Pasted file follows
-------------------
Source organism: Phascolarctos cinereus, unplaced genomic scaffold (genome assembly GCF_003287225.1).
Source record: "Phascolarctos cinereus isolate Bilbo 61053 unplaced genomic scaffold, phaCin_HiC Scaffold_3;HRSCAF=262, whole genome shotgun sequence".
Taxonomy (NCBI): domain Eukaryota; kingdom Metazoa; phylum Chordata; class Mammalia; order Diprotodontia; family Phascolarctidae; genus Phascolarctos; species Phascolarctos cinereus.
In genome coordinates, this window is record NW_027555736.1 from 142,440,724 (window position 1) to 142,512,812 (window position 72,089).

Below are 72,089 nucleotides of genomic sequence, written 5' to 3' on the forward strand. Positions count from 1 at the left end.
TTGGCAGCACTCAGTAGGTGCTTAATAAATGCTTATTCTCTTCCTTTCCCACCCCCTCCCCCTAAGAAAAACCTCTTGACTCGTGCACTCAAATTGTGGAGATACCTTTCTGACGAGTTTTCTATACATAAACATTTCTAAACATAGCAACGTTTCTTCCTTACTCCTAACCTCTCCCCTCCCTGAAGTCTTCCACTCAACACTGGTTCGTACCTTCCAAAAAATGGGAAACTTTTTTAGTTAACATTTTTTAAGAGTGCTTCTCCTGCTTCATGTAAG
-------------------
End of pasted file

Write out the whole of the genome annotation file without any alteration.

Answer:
Source organism: Phascolarctos cinereus, unplaced genomic scaffold (genome assembly GCF_003287225.1).
Source record: "Phascolarctos cinereus isolate Bilbo 61053 unplaced genomic scaffold, phaCin_HiC Scaffold_3;HRSCAF=262, whole genome shotgun sequence".
Taxonomy (NCBI): domain Eukaryota; kingdom Metazoa; phylum Chordata; class Mammalia; order Diprotodontia; family Phascolarctidae; genus Phascolarctos; species Phascolarctos cinereus.
In genome coordinates, this window is record NW_027555736.1 from 142,440,724 (window position 1) to 142,512,812 (window position 72,089).

Below are 72,089 nucleotides of genomic sequence, written 5' to 3' on the forward strand. Positions count from 1 at the left end.
TTGGCAGCACTCAGTAGGTGCTTAATAAATGCTTATTCTCTTCCTTTCCCACCCCCTCCCCCTAAGAAAAACCTCTTGACTCGTGCACTCAAATTGTGGAGATACCTTTCTGACGAGTTTTCTATACATAAACATTTCTAAACATAGCAACGTTTCTTCCTTACTCCTAACCTCTCCCCTCCCTGAAGTCTTCCACTCAACACTGGTTCGTACCTTCCAAAAAATGGGAAACTTTTTTAGTTAACATTTTTTAAGAGTGCTTCTCCTGCTTCATGTAAG